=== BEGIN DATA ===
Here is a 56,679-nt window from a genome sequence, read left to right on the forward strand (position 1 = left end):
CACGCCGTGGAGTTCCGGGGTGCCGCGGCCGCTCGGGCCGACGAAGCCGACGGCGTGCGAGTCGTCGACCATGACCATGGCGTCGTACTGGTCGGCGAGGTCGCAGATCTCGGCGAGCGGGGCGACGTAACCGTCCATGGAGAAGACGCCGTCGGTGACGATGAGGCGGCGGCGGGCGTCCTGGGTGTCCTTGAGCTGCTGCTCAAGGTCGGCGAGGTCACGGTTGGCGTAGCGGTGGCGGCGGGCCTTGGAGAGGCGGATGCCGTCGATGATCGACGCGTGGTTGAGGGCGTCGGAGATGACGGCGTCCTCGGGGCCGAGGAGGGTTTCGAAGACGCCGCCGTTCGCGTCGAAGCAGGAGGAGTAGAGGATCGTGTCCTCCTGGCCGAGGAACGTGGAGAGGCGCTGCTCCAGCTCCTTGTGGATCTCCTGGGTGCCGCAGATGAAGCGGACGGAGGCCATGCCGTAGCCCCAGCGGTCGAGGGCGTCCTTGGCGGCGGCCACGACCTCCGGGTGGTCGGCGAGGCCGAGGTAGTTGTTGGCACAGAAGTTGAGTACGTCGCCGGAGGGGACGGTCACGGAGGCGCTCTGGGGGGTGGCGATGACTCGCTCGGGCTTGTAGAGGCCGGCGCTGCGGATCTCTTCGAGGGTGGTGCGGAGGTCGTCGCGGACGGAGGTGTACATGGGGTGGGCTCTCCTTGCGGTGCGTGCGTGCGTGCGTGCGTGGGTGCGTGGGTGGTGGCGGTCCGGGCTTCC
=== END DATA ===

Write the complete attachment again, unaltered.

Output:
Here is a 56,679-nt window from a genome sequence, read left to right on the forward strand (position 1 = left end):
CACGCCGTGGAGTTCCGGGGTGCCGCGGCCGCTCGGGCCGACGAAGCCGACGGCGTGCGAGTCGTCGACCATGACCATGGCGTCGTACTGGTCGGCGAGGTCGCAGATCTCGGCGAGCGGGGCGACGTAACCGTCCATGGAGAAGACGCCGTCGGTGACGATGAGGCGGCGGCGGGCGTCCTGGGTGTCCTTGAGCTGCTGCTCAAGGTCGGCGAGGTCACGGTTGGCGTAGCGGTGGCGGCGGGCCTTGGAGAGGCGGATGCCGTCGATGATCGACGCGTGGTTGAGGGCGTCGGAGATGACGGCGTCCTCGGGGCCGAGGAGGGTTTCGAAGACGCCGCCGTTCGCGTCGAAGCAGGAGGAGTAGAGGATCGTGTCCTCCTGGCCGAGGAACGTGGAGAGGCGCTGCTCCAGCTCCTTGTGGATCTCCTGGGTGCCGCAGATGAAGCGGACGGAGGCCATGCCGTAGCCCCAGCGGTCGAGGGCGTCCTTGGCGGCGGCCACGACCTCCGGGTGGTCGGCGAGGCCGAGGTAGTTGTTGGCACAGAAGTTGAGTACGTCGCCGGAGGGGACGGTCACGGAGGCGCTCTGGGGGGTGGCGATGACTCGCTCGGGCTTGTAGAGGCCGGCGCTGCGGATCTCTTCGAGGGTGGTGCGGAGGTCGTCGCGGACGGAGGTGTACATGGGGTGGGCTCTCCTTGCGGTGCGTGCGTGCGTGCGTGCGTGGGTGCGTGGGTGGTGGCGGTCCGGGCTTCC